The Book Thief
The narrator of this highly original novel is none other than Death himself. With Nazi Germany as its backdrop, Zusak's sprawling tale focuses on a nine-year-old girl named Liesl Meminger, whom Death meets when he comes for her brother. A sympathetic figure, Death is drawn to Liesl and dismayed by the number of victimsgassed Jews, dead soldiers, bombed-out civiliansthe war has produced. Liesl, an orphan who lives with a foster family that's harboring a Jew, provides a sort of relief for Death. She lives outside of Munich, with Rosa, her careworn foster mother, and Hans, her foster father. After Hans teaches her how to read (using The Grave Digger's Handbook as a guide), Liesl steals books from the mayor's wife, from the Nazis, from any place she can find them. Again and again, books provide relief for her during the war, and so it only seems natural that Liesl herself should start writing, telling her own story. Death, meantime, recounts the events of Liesl's life in a detached fashion, in sentences that are clipped and minimal yet full of meaning. His relationship to Liesl is skillfully portrayed by Zusak, an Australian writer who has created a touching and poignant narrative about the redemptive power of art. Although it's being marketed in the U.S. for young adults, this is a provocative and critically acclaimed novel that adult reading groups will find richly rewarding.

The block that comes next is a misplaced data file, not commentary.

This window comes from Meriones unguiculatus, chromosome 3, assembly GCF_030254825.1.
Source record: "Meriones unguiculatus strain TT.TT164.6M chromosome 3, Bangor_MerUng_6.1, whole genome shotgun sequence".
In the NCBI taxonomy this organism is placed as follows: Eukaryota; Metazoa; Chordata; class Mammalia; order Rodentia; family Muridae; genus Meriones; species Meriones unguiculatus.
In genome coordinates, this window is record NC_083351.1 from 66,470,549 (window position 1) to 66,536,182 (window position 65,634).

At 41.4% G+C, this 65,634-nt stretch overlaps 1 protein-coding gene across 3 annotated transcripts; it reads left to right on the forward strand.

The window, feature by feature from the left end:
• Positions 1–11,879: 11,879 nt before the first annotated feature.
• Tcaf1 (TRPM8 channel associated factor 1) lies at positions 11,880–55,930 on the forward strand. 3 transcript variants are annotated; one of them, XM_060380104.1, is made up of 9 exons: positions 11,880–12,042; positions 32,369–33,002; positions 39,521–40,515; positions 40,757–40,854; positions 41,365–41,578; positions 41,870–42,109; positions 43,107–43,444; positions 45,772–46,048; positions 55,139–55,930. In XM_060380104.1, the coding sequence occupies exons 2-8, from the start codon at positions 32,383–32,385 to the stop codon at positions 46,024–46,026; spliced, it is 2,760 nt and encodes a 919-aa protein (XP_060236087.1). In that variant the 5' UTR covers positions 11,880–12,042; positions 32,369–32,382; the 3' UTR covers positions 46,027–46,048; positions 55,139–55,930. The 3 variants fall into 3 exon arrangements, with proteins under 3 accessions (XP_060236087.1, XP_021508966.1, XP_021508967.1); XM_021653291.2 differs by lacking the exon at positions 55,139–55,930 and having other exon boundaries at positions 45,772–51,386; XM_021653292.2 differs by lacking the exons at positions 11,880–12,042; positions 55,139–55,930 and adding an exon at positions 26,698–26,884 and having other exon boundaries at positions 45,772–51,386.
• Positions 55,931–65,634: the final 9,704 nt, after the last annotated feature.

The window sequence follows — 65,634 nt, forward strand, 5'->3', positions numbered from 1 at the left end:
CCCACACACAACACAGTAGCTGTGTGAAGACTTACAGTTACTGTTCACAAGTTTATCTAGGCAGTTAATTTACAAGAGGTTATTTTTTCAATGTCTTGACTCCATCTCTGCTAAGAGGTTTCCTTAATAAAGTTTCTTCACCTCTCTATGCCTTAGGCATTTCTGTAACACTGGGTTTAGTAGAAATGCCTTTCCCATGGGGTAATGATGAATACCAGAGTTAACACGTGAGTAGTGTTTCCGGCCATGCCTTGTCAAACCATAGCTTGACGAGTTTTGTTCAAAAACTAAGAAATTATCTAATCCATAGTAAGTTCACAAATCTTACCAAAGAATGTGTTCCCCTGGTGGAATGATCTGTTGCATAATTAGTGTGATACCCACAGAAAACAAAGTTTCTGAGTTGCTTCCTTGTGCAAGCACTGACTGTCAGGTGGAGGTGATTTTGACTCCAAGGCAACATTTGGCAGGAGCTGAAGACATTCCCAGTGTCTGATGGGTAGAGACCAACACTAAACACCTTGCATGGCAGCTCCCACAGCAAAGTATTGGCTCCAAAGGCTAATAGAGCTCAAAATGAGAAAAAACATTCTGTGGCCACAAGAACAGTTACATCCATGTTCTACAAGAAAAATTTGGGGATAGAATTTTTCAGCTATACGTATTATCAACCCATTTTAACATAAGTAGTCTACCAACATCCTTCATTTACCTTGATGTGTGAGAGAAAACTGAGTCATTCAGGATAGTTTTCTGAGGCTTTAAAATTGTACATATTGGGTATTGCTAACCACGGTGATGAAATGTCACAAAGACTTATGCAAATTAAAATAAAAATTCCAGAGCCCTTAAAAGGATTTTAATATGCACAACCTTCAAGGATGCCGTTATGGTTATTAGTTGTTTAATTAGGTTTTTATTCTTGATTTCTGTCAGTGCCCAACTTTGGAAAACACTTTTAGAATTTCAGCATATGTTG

Discussion questions are included in the book.